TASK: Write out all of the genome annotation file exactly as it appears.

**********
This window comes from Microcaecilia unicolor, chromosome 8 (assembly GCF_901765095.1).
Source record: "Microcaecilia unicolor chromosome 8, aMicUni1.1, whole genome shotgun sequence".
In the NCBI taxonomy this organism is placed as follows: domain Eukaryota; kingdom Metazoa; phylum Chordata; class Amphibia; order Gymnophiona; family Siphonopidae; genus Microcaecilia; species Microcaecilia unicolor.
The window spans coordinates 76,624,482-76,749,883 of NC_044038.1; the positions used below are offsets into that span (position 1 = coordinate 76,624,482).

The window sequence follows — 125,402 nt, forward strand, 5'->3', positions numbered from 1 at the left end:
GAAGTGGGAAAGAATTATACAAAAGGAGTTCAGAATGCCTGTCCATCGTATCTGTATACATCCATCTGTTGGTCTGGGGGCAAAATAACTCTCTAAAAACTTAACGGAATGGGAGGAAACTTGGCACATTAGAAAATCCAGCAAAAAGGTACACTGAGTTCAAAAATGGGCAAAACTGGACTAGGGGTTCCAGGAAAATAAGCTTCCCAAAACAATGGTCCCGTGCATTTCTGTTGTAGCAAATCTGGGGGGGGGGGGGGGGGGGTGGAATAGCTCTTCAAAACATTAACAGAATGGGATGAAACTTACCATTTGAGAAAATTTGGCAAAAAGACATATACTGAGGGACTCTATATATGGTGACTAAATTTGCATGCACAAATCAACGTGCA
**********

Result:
This window comes from Microcaecilia unicolor, chromosome 8 (assembly GCF_901765095.1).
Source record: "Microcaecilia unicolor chromosome 8, aMicUni1.1, whole genome shotgun sequence".
In the NCBI taxonomy this organism is placed as follows: domain Eukaryota; kingdom Metazoa; phylum Chordata; class Amphibia; order Gymnophiona; family Siphonopidae; genus Microcaecilia; species Microcaecilia unicolor.
The window spans coordinates 76,624,482-76,749,883 of NC_044038.1; the positions used below are offsets into that span (position 1 = coordinate 76,624,482).

The window sequence follows — 125,402 nt, forward strand, 5'->3', positions numbered from 1 at the left end:
GAAGTGGGAAAGAATTATACAAAAGGAGTTCAGAATGCCTGTCCATCGTATCTGTATACATCCATCTGTTGGTCTGGGGGCAAAATAACTCTCTAAAAACTTAACGGAATGGGAGGAAACTTGGCACATTAGAAAATCCAGCAAAAAGGTACACTGAGTTCAAAAATGGGCAAAACTGGACTAGGGGTTCCAGGAAAATAAGCTTCCCAAAACAATGGTCCCGTGCATTTCTGTTGTAGCAAATCTGGGGGGGGGGGGGGGGGGGTGGAATAGCTCTTCAAAACATTAACAGAATGGGATGAAACTTACCATTTGAGAAAATTTGGCAAAAAGACATATACTGAGGGACTCTATATATGGTGACTAAATTTGCATGCACAAATCAACGTGCA